A story of a boy, and the Corolla that was meant to be

Every ride has a tale to tell
by TopGear.com.ph | Jul 15, 2018

Not too long ago, Toyota Motor Philippines called on its customers--both old and new--to share their most cherished experiences involving the Japanese carmaker's vehicles. Considering the number of memorable cars the company has brought in during its 30 years in the country, finding stories that stood out is going to be a pretty big challenge.

But this one, sent in by our reader Vincent Olarte via e-mail, is definitely worth a read. Read on, and maybe have a roll of tissue paper next to you just in case you need it:

I recently watched the 30th anniversary video posted on Toyota Motor Philippines’ Facebook page. It's a tear-jerker for long-time owners of vehicles of the brand. I should know, as it made me think of writing my own account because of its caption: What's your Toyota story?

My story started without even knowing it at first. I was a five-year-old kid when my tita bought her Corolla 1.3 XE from Toyota Shaw on November 9, 1999. I vaguely remember the first time I saw the car. All that I could recall was that it drove down the street with my father as its first driver. My tita didn't know how to drive back then. I also remember watching its TV commercial, in which it was advertised as the first Corolla Altis.

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My parents called the car an 'Altis,' even though that name was used only for the 1.8 SE-G variant. I loved riding it when it was new. I was very proud of being seen in it every time our family borrowed it from my tita. Note that she lived in Quezon province, where no Toyota dealers were situated back in the day. So when it was due for preventive maintenance schedules, my father would pick up the car and drive it to Manila for these regular procedures.

While I was growing up, I would only see the car every time it visited Manila or whenever I went to the province. The car served as my tita's ride around the small town of Gumaca, Quezon, where she worked as a doctor. With her trusty Corolla, she visited hospitals to check on her patients. Her friends and some of our relatives also borrowed the sedan.

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Because my tita's 'Altis' was often used as a service car, it missed some of its PMS sessions. This led to breakdowns. Thankfully, Corollas could be easily repaired, and each time it was fixed, it was as reliable as ever. She continued driving the car for more than 15 years.

Fast forward to 2015, and my interest in my aunt's Corolla had faded. My tita offered it to me that summer when I had just sold my first car, a 1979 Mitsubishi Lancer. I refused her offer since the car was beat-up and I was eyeing a Mitsubishi Galant GTi, which I went on to buy.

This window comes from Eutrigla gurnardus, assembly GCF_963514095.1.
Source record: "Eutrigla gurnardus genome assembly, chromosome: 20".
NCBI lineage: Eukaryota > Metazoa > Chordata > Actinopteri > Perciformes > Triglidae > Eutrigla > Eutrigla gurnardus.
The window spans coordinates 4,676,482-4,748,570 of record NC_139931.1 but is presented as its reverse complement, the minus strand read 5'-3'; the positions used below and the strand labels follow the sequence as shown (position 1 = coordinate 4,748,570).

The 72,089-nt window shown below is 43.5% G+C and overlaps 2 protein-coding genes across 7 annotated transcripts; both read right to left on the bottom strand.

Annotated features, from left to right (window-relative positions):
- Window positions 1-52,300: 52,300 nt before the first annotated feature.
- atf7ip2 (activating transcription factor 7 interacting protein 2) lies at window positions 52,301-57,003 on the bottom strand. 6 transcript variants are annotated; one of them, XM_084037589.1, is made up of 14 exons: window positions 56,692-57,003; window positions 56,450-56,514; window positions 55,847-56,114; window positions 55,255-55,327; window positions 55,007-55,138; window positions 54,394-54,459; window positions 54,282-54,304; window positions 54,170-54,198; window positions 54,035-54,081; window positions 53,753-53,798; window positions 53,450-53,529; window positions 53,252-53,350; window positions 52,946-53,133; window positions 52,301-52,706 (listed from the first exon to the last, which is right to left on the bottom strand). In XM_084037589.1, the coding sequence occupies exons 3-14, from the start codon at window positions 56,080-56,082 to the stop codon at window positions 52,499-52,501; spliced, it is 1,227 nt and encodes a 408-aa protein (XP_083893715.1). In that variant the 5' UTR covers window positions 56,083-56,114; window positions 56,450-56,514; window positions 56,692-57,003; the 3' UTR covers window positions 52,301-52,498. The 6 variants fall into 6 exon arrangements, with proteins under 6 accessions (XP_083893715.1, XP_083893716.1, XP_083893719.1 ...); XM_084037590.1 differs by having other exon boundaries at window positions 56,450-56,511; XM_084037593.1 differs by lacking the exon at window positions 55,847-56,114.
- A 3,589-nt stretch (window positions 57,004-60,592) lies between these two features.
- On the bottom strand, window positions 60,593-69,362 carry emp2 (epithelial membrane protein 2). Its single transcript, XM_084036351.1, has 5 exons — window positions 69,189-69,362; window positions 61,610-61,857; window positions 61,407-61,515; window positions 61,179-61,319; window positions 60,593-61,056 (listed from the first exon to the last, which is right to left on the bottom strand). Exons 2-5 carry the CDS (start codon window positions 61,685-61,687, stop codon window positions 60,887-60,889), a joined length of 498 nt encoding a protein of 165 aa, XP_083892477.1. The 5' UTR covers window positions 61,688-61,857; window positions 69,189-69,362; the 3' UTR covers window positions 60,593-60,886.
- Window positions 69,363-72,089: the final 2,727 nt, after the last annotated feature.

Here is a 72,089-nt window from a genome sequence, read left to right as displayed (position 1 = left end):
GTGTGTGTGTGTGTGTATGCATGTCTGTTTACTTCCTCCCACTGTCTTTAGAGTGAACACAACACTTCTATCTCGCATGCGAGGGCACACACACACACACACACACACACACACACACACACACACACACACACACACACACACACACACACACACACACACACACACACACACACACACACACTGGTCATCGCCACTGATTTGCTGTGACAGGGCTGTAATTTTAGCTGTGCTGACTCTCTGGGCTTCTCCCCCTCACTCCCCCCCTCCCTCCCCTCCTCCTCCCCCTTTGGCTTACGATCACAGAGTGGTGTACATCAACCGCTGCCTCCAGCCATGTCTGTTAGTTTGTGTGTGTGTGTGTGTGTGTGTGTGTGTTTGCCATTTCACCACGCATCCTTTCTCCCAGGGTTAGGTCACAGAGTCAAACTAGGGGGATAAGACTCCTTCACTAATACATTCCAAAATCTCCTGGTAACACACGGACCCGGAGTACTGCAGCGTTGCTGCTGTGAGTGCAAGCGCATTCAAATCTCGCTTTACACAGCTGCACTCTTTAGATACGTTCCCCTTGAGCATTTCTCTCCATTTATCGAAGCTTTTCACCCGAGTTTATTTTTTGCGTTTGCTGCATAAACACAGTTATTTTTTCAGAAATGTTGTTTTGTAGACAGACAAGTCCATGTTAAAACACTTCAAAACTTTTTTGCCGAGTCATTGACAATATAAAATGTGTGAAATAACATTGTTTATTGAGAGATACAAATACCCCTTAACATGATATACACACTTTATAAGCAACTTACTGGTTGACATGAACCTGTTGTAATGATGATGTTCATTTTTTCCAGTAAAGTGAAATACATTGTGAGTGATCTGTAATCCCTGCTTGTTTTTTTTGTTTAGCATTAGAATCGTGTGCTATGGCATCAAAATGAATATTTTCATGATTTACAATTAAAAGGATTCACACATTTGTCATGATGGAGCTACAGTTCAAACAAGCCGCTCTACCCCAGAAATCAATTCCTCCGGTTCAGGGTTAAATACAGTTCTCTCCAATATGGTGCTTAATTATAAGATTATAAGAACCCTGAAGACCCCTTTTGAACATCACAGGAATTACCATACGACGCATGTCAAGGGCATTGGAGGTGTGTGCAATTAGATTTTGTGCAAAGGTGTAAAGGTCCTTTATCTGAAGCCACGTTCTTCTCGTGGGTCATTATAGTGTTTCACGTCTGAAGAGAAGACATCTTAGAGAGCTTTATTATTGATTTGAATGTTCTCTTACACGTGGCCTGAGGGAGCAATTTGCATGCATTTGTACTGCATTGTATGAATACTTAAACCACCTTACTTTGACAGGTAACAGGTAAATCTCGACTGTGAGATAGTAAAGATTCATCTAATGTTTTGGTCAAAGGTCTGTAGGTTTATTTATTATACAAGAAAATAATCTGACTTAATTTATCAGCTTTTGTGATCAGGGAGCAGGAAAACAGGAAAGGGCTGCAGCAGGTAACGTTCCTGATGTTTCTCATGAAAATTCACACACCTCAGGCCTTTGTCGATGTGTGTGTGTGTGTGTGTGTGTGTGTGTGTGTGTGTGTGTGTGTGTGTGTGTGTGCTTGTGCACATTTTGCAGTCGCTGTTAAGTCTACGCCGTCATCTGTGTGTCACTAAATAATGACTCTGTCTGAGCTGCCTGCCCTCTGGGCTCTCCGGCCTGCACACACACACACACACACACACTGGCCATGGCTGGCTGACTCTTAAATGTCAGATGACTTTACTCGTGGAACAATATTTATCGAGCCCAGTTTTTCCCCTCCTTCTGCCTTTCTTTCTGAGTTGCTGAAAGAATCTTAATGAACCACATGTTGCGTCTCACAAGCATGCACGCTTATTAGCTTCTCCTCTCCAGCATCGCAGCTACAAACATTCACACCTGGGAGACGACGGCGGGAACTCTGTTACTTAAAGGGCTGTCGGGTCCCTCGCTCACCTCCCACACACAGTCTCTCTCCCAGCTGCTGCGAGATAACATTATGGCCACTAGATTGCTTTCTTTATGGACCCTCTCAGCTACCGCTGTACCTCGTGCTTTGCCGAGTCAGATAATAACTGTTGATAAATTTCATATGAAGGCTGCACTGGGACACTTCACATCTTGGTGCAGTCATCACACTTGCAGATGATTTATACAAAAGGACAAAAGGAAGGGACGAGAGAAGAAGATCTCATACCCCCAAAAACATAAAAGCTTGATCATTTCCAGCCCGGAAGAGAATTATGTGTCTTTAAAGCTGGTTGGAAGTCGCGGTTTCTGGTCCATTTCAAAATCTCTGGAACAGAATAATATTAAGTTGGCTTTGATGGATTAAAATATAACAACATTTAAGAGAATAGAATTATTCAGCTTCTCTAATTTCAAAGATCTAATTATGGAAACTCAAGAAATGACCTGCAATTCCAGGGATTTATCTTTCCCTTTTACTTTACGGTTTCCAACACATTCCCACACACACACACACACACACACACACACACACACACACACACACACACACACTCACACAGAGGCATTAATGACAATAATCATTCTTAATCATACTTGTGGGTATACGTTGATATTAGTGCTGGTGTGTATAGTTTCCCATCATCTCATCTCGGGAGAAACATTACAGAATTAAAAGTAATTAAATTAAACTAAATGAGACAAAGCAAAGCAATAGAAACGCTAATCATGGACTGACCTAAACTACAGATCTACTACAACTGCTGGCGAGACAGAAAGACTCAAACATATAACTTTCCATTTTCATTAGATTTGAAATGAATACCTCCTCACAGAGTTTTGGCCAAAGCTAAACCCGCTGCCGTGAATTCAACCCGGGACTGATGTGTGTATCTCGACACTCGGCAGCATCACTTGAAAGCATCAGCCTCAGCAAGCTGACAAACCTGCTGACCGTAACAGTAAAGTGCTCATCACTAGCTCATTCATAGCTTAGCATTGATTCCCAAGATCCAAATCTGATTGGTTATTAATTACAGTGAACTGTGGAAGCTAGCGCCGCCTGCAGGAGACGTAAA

Two years—and a Galant GTi unit restoration—later, my aunt thought of letting go of her Corolla and replacing it with a brand-new hatchback. She wanted to either sell the car or give it to a relative who could fix and use it. The relative she had in mind was me.

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I figured that if my tita sold the Corolla, it would end up as someone else’s beater and it would be forever gone from our family, who had many fond memories with it. I had my share of childhood memories with the 'Altis,' too.

This worn-out car was precious, so I just had to take it and restore it to the way it was back in 1999. There was one problem, though: I didn't have enough money to fix the car, so I posted my recently restored Galant for sale.


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While the Galant was still on the market, I started with repairs using my savings–just enough to make it roadworthy. I used the car as my daily driver for about a month. It developed more issues, which were repaired by a friendly mechanic and an A/C technician.

Four months later, the Galant was sold to another car enthusiast and I finally had the financial capacity to restore my aunt's old sedan. The rebuild went full-speed: Everything was fixed, and it was repainted. After four months of waiting, the car came out of the paint shop looking like this:

It looks exactly like itself back in 1999, when I was a five-year-old. Even the original Fujitsu Ten head unit is still there. It won’t turn heads as much as my old Galant, but it sure doesn’t look like its current kilometer reading of 271,000km. Only the license plate numbers hint that the car had a tough long life.

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Even my tita was surprised. She jokingly said that she wants the car back again. The whole family's appreciation was enough for me to be happy.

Now, my only plan for this ride is to keep it well-maintained and running. Today, I use it once or twice a week to preserve it. Maybe this year, I'll bring it to Gumaca, where my aunt used to drive it. After all, some folks in the small town remember seeing this Corolla around, and it may be a pleasant surprise for them to see it in its current state.

As I write this, I realize that this is not just my Toyota story. This is a story that I share with my family.

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PHOTO: Vincent Olarte
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